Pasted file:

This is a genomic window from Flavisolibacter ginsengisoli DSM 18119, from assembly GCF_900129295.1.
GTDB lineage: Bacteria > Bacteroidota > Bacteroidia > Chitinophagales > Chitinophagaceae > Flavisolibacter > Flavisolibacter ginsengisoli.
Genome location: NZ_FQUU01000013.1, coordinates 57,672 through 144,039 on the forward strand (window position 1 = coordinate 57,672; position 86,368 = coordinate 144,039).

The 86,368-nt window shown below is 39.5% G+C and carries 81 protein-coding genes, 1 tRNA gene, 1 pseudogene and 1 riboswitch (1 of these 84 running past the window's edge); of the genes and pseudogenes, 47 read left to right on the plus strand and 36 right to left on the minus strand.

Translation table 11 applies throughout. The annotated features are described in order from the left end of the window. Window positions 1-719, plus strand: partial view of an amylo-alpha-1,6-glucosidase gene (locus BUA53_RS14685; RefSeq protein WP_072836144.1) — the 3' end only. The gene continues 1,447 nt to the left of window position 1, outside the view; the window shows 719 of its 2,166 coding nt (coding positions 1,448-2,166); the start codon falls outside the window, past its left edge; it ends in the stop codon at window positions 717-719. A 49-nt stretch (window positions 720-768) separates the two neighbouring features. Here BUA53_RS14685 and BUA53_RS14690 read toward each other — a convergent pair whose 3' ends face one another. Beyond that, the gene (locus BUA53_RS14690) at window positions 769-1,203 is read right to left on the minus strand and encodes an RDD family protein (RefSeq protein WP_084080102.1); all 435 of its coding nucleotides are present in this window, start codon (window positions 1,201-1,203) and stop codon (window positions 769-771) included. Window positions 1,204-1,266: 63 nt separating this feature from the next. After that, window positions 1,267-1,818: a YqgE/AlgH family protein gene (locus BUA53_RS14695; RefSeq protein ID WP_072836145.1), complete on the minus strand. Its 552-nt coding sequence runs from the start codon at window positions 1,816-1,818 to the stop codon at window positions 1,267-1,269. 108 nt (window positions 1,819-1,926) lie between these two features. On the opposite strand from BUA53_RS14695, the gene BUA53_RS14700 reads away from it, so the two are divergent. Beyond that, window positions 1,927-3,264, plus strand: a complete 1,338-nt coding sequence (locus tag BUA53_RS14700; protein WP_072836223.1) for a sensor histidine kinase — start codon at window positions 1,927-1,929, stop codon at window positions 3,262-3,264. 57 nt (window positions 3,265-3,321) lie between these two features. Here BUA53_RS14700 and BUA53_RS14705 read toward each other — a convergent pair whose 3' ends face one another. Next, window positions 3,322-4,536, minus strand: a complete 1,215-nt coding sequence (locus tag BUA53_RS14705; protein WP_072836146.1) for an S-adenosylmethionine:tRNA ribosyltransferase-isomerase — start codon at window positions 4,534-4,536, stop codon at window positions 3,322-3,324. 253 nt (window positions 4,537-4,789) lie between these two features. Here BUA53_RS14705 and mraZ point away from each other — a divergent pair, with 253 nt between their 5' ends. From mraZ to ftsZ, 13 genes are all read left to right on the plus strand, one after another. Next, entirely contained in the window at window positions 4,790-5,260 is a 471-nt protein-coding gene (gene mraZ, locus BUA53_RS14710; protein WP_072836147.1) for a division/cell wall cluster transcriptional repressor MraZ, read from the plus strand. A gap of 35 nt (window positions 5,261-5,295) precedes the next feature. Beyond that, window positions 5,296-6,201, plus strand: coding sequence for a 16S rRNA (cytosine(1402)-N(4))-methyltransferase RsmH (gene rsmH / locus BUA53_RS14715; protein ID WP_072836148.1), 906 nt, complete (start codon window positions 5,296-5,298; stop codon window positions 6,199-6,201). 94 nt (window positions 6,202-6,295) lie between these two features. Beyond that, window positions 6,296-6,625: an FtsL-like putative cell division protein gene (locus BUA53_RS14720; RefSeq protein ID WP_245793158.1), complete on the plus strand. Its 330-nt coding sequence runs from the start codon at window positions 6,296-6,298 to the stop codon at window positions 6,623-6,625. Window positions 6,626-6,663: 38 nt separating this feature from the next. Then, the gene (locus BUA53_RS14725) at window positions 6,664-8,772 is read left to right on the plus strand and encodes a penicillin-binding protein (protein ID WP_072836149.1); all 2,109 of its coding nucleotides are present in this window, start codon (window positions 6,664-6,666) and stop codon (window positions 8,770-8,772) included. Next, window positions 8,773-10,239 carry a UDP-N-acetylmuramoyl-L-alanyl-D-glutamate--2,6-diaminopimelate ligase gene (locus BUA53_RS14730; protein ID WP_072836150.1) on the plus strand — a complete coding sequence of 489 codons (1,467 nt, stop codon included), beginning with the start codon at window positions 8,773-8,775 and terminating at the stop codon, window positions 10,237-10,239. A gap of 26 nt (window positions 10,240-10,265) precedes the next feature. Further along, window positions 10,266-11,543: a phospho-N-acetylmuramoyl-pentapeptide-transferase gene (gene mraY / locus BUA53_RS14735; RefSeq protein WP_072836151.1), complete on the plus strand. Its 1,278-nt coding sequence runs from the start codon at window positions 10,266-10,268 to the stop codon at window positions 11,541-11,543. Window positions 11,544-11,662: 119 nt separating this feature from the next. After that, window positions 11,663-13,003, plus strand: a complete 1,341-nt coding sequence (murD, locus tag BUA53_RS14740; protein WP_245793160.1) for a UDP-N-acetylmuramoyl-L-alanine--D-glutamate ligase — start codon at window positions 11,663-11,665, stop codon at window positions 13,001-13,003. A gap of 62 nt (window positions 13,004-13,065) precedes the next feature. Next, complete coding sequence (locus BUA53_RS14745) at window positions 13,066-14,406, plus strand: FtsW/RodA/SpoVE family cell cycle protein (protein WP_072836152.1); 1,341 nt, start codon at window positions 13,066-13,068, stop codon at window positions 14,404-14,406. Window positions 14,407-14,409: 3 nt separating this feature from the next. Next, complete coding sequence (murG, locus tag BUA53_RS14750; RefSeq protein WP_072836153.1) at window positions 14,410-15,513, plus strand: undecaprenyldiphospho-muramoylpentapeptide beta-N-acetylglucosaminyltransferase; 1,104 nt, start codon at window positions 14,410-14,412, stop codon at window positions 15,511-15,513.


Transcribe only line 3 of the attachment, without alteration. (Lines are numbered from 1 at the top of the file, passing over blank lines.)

Genome location: NZ_FQUU01000013.1, coordinates 57,672 through 144,039 on the forward strand (window position 1 = coordinate 57,672; position 86,368 = coordinate 144,039).